Wednesday, October 14, 2009

Strange Tales #114:
"The Return of the Omnipotent Baron Mordo"


When last we left Strange Tales Doctor had just stopped his arch-foe, the insidious Baron Mordo, from killing the Ancient One. And that's the last of Doc that readers saw for two months. After two very popular appearances in #110 and #111, Doc sat out Strange Tales #112 and #113. Why the gap? I am not sure. They probably had already done the backup stories that were published in those two issues and didn't want them going to waste. Either way readers knew that Doc would be back after the final panel of his appearance in #111 where he invited readers to follow his further adventures. There's a blurb from Stan Lee on this story where he says they wanted to wait and gauge the reaction to Strange. Though that last panel in #111 tells me they'd already gotten the hint that readers liked Stephen Strange.

At this point Strange is still being titled as 'The Master of Black Magic' in his five-page stories. And another curious event begins to take place here as well - Doc starts opening his eyes! By the second page he's finally opened his peepers. He looks a little tired but there it is. Shockingly, this trend would continue. Steve Ditko did finally change the way he drew Doc later on in the series, making him more suave and less Ming-the-Merciless.

Doc's summoned out to England to help someone he apparently knows yet hasn't spoken to in ages - Sir Clive Bentley. But of course it's all an elaborate trap set-up by Mordo who posed as Bentley to make the call, even changing his appearance to Lord Bentley's while he made the call. He makes the trip around the world and exits a cab in a very odd panel; the cabbie asks him if he wants Doc to wait for him to which Doc replies that he doesn't and that he only needed the directions to the castle. That's true, of course, but at the same time if Doc didn't want a taxi ride couldn't he find some way out of it? Was the taxi driver just that damn good at selling Doc a ride? Was there something far more sinister at work? Who knows! Anyway this panel stood out like a sore thumb and had me scratching my head.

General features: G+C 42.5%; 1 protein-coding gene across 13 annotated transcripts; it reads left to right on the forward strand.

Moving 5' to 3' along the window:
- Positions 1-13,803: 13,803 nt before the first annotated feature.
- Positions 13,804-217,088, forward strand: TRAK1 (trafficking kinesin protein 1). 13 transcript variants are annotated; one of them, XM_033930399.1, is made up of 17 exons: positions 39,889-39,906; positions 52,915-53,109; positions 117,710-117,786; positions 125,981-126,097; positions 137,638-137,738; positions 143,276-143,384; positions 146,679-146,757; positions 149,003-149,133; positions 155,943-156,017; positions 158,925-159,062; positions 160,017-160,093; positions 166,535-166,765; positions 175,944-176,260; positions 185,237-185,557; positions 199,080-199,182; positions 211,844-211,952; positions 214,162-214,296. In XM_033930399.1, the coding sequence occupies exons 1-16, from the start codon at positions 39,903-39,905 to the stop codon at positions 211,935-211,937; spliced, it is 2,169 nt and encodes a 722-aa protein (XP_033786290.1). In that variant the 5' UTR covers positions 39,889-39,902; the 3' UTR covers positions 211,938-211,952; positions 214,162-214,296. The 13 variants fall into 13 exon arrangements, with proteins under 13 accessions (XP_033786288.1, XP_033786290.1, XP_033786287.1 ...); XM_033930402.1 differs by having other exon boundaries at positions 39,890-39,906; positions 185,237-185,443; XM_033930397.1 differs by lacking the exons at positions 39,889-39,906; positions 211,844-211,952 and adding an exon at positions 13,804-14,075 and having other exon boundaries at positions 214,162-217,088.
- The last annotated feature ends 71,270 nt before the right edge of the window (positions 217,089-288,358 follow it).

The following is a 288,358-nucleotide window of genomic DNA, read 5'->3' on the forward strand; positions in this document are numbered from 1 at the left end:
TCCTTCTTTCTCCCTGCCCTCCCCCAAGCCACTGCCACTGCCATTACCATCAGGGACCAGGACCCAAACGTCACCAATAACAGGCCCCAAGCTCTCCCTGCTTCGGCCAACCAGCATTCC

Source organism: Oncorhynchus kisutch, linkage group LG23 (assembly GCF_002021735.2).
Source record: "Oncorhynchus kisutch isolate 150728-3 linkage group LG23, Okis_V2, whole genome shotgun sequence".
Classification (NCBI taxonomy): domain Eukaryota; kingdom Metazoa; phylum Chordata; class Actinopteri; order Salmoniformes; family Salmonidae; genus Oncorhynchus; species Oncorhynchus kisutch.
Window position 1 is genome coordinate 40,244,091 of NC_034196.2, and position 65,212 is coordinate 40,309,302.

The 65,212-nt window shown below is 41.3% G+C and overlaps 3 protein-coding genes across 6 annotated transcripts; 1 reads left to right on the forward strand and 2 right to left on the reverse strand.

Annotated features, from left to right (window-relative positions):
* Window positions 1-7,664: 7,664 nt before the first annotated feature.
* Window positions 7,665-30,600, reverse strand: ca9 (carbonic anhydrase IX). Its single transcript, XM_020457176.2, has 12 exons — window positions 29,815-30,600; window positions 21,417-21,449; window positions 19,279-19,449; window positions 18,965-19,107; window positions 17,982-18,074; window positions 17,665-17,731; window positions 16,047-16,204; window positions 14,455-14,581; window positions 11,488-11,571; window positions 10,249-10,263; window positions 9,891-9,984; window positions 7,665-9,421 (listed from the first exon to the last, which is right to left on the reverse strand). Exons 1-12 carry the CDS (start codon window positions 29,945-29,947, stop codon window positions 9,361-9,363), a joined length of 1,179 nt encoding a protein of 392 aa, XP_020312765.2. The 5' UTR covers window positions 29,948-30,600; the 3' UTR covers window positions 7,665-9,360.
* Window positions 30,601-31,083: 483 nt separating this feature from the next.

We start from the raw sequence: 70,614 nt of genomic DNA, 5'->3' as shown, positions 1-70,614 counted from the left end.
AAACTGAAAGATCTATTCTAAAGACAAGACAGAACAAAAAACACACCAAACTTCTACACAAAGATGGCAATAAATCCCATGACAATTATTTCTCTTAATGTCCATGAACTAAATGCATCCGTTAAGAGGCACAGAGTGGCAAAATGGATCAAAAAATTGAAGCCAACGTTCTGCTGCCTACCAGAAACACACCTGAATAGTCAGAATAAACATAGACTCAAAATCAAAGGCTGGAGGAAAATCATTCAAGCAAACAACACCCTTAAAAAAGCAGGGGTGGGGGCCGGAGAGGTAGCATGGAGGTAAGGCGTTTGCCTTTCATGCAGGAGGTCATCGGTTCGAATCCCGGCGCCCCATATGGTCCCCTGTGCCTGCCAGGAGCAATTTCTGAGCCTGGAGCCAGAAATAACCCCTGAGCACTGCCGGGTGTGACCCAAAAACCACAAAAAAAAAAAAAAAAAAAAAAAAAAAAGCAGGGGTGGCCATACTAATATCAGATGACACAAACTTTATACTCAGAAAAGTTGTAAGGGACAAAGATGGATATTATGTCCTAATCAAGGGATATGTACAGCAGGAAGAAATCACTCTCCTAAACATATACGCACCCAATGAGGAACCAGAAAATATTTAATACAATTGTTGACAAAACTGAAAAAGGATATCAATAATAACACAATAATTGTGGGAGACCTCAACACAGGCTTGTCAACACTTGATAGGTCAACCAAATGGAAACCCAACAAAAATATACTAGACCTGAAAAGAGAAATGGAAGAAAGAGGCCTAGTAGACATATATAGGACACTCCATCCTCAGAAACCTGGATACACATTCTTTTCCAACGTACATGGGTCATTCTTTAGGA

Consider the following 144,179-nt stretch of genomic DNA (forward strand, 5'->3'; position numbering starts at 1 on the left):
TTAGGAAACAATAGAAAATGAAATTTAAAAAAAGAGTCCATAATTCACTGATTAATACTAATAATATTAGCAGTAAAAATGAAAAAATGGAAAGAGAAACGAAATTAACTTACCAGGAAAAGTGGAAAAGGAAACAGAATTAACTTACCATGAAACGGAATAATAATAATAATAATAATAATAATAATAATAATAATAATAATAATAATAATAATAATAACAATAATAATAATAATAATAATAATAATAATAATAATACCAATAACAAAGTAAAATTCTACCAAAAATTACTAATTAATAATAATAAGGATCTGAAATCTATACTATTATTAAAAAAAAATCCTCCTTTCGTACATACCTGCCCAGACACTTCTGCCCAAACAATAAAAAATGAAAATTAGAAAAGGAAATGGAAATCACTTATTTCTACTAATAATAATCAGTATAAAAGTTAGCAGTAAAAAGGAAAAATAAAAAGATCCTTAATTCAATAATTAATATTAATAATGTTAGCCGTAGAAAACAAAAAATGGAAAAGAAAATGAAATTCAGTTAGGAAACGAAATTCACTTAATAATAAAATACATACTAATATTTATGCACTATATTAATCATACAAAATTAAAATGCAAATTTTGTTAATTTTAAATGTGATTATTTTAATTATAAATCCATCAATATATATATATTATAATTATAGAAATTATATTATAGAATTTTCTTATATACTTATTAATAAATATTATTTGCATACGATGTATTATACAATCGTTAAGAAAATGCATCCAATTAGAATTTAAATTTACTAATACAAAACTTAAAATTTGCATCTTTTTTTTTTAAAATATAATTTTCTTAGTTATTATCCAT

When Doc enters the dark, lonely estate he immediately deduces that though he cannot see or hear danger he is nonetheless sure it's real there in the castle. Doc's displaying that awesome 'cosmic awareness' we talked about way back in my review for Strange Tales #110. Later on in Doc's travels other characters will exhibit this as well - usually mystic or cosmic types like Adam Warlock or the Silver Surfer. And it starts to heighten as its used in comics, allowing characters to dramatically sense that some form of impending doom or another is hurtling through the void. You know how it goes. One minute you're having coffee with Moondragon, the next her head's thrown back, she's floating in the air, her eyes go white and she's screaming about something not being right with Eternity and that the Living Tribunal's about to judge everyone. That's what this sort of cosmic awareness jazz turns into later - but right now at this early age it's more like Doc's spider-sense and it's here more for flavor than anything else.

But his awareness is right! Doc finds himself caught in Mordo's deadly scented candle trap and is paralyzed. Mordo exits the shadows to gloat and to proclaim that when the candles die out, so will Strange. He also pauses to talk about world conquest (that old chestnut!) and then exits the room to leave Strange to his candle doom. The Ancient One perceives Strange's situation and tries to intervene from Tibet but Strange asks him not to because he wants to beat Mordo on his own. Now this I like a lot. Doc's drawing a mystical line in the sand and deciding it's time for him to sink or swim. This is almost like deciding if he's not good enough to beat Mordo's freaking candle trap then he might as well die and prove that there is such a thing as magical natural selection.